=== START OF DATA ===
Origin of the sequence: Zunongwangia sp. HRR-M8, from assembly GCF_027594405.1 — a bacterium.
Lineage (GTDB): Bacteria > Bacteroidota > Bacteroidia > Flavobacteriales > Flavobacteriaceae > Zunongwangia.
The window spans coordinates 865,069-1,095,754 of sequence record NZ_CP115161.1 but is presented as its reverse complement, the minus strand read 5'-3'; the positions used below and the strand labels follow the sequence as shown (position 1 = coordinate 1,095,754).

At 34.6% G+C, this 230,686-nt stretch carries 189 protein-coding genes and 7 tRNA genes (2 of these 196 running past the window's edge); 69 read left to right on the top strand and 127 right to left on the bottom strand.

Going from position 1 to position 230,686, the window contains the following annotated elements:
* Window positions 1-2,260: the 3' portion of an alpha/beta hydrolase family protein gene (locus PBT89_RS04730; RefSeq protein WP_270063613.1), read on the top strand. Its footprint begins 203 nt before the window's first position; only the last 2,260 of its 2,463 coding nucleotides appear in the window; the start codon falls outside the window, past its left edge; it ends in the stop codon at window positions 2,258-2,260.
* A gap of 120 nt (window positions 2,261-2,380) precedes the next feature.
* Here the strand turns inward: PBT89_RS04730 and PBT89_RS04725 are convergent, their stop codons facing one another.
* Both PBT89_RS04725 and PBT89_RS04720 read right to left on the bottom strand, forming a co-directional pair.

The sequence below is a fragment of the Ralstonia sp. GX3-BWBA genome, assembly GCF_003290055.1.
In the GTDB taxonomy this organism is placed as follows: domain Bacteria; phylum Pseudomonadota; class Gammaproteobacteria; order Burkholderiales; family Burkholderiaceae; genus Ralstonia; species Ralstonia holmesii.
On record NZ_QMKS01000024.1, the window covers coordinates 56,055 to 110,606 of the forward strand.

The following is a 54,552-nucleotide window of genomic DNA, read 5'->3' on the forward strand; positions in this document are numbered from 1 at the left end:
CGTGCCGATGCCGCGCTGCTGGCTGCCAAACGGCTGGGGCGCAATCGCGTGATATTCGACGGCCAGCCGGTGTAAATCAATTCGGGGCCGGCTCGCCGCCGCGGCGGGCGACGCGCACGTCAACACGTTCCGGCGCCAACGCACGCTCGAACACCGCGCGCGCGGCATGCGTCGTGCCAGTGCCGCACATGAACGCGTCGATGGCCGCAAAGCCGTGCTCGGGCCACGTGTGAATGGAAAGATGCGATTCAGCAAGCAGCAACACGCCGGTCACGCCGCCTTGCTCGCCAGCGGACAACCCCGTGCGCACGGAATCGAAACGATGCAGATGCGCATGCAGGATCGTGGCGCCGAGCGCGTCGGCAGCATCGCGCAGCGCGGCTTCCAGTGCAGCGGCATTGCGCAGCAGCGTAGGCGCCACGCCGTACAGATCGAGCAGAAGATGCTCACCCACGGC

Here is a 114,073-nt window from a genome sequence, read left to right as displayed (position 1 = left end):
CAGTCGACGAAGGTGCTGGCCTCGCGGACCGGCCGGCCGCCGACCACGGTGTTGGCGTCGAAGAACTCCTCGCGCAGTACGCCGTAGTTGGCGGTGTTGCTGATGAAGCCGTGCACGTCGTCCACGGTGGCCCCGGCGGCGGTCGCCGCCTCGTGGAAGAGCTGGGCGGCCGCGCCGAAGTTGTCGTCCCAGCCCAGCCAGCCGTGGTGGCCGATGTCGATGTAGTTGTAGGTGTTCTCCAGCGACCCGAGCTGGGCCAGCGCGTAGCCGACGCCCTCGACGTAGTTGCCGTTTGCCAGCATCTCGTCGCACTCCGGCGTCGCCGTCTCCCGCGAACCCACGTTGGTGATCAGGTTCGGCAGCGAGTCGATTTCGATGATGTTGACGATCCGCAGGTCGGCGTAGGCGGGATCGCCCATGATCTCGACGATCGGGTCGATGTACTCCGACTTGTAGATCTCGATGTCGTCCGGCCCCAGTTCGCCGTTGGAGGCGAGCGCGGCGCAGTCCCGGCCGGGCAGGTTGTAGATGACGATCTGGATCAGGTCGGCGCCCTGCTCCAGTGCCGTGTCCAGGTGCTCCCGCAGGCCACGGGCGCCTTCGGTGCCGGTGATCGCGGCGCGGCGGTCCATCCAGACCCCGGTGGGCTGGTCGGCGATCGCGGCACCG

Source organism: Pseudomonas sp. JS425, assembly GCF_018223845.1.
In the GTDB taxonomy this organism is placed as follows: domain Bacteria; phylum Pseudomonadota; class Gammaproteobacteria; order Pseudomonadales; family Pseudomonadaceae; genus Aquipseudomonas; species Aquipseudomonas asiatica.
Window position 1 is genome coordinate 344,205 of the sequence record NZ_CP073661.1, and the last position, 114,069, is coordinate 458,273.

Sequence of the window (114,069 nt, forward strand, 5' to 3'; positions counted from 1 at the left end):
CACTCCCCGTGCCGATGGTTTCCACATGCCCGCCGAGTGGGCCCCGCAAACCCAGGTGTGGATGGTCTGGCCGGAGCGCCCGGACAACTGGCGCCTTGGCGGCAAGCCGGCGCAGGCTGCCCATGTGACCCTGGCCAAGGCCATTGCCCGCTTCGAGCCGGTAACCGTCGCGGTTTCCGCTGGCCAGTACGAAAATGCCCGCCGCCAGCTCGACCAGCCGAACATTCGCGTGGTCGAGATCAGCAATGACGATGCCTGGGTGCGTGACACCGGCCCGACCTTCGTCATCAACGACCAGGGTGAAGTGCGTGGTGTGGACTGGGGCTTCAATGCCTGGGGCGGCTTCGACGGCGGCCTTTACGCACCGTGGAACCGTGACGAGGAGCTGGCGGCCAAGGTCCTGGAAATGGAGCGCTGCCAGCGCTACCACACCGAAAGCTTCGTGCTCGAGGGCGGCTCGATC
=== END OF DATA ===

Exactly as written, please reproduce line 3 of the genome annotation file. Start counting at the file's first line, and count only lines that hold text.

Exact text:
The window spans coordinates 865,069-1,095,754 of sequence record NZ_CP115161.1 but is presented as its reverse complement, the minus strand read 5'-3'; the positions used below and the strand labels follow the sequence as shown (position 1 = coordinate 1,095,754).